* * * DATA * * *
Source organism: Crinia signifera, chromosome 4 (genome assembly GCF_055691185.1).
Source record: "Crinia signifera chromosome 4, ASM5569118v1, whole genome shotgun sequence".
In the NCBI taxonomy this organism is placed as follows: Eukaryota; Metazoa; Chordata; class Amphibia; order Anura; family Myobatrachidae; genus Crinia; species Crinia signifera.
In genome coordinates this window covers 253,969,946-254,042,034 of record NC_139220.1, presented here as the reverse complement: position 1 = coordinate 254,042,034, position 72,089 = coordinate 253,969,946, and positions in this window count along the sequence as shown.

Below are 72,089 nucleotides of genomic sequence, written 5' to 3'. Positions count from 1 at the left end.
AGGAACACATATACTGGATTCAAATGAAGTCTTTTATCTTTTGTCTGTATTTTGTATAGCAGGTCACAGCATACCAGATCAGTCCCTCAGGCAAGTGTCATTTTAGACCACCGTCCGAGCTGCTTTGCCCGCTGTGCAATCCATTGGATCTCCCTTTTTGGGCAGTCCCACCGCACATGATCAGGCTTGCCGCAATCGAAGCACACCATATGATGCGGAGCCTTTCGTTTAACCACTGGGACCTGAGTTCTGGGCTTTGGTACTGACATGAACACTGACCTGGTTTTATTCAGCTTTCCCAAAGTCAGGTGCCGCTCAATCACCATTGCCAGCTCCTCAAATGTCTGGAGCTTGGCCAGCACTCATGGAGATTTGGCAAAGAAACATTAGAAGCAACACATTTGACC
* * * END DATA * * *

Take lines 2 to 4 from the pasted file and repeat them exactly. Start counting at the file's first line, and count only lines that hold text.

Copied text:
Source record: "Crinia signifera chromosome 4, ASM5569118v1, whole genome shotgun sequence".
In the NCBI taxonomy this organism is placed as follows: Eukaryota; Metazoa; Chordata; class Amphibia; order Anura; family Myobatrachidae; genus Crinia; species Crinia signifera.
In genome coordinates this window covers 253,969,946-254,042,034 of record NC_139220.1, presented here as the reverse complement: position 1 = coordinate 254,042,034, position 72,089 = coordinate 253,969,946, and positions in this window count along the sequence as shown.